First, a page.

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How do I ask a good question?

We’re happy to help you, but in order to improve your chances of getting an answer, here are some guidelines to follow:

Make sure your question is on-topic and suitable for this site

Stack Overflow only accepts certain types of questions about programming and software development, and your question must be written in English. If your question is not on-topic or is otherwise unsuitable for this site, then it will likely be closed.

Closure is not the end of the road for questions; it is intended to be a temporary state until the question is revised to meet our requirements. However, if you fail to do that, or it is impossible to do so, then the question will stay closed and will not be answered.

Since you're reading this page, hopefully you will post a suitable, on-topic question from the outset, thus eliminating the need for the closure and reopening process!

Search, and research

Before posting a question, we strongly recommend that you spend a reasonable amount of time researching the problem and searching for existing questions on this site that may provide an answer. (Stack Overflow has been around for a long time now, so many common questions have already been answered.)

Make sure to keep track of what you find when researching, even if it doesn't help! If you ultimately aren't able to find the answer to your question elsewhere on this site, then including links to related questions (as well as an explanation of why they didn't help in your specific case) will help prevent your question from being marked as a duplicate when you ultimately do ask it.

Write a title that summarizes the specific problem

The title is the first thing that potential answerers will see. If your title isn't interesting, they won't read the rest. Also, without a good title, people may not even be able to find your question. So, make the title count:

  • Pretend you're talking to a busy colleague and have to sum up your entire question in one sentence: what details can you include that will help someone identify and solve your problem? Include any error messages, key APIs, or unusual circumstances that make your question different from similar questions already on the site.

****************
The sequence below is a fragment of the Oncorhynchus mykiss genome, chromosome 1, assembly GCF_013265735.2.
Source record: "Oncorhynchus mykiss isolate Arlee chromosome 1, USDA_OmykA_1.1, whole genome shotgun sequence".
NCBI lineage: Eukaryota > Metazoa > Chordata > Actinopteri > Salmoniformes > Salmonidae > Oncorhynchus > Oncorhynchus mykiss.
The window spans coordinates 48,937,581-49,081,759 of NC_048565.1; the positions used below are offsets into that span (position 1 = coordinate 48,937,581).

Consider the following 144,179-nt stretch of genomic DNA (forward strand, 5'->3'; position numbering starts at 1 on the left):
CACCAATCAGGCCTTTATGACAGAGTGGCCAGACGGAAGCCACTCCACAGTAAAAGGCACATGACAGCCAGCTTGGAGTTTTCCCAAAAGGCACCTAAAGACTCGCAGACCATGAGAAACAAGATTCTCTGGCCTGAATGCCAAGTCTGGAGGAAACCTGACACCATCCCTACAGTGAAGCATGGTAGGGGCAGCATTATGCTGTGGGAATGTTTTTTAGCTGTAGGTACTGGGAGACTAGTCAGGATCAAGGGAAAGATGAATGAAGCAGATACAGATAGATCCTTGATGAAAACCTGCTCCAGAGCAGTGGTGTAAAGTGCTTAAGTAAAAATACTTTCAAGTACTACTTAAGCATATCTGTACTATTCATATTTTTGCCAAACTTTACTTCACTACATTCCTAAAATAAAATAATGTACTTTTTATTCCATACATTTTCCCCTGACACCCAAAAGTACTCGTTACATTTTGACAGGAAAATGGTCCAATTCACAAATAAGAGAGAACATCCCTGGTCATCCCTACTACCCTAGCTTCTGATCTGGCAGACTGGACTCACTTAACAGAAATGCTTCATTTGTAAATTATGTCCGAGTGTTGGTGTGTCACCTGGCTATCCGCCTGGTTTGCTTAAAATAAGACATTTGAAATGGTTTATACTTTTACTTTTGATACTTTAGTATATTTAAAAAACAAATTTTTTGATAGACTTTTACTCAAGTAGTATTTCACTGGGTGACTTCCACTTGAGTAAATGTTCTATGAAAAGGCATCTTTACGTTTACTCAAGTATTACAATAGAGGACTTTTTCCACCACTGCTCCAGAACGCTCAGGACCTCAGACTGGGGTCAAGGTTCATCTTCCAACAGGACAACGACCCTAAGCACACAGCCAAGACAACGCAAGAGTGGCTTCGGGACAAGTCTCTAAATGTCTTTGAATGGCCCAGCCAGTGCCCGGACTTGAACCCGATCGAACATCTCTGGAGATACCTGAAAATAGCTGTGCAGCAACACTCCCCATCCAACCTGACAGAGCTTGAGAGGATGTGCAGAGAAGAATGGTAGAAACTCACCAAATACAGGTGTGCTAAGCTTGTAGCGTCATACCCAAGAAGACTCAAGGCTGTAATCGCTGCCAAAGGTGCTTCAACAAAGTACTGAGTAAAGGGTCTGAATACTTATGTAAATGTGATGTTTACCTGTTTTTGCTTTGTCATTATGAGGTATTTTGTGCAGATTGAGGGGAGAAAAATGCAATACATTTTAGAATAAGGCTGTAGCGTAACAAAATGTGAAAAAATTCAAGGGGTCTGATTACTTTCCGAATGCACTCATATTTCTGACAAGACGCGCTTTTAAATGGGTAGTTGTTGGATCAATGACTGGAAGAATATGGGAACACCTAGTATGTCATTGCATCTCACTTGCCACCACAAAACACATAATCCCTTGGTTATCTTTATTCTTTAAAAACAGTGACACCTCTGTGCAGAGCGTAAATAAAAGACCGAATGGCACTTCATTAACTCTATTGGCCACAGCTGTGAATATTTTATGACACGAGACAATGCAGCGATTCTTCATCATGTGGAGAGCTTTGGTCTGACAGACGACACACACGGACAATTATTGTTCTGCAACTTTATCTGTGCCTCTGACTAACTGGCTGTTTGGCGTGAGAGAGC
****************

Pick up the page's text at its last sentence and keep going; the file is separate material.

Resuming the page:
• Don't include tags in the title. The system will automatically prepend the most important tag to your title for search-engine optimization purposes. You don't need to (and shouldn't) do it manually. If you want to include the name of the language/library/framework/tool, do it in regular English, not as a bracketed tag.

  • If you're having trouble summarizing the problem, write the title last—sometimes, writing the rest of the question first can make it easier to describe the problem.

Examples:

  • Bad: C# Math Confusion
  • Good: Why does using float instead of int give me different results when all of my inputs are integers?
  • Bad: [php] session doubt
  • Good: How can I redirect users to different pages based on session data in PHP?
  • Bad: android if else problems
  • Good: Why does str == "value" evaluate to false when str is set to "value"?

Introduce the problem before you post any code

In the body of your question, start by expanding on the summary you put in the title. Don't just skip straight to the code! It is often helpful to provide some background contextual information, and describing your problem in words is almost as important as describing it with code.

Explain how you encountered the problem you're trying to solve, and any difficulties that have prevented you from solving it yourself. The first paragraph in your question is the second thing most readers will see, so make it as engaging and informative as possible. You want to make a good first impression.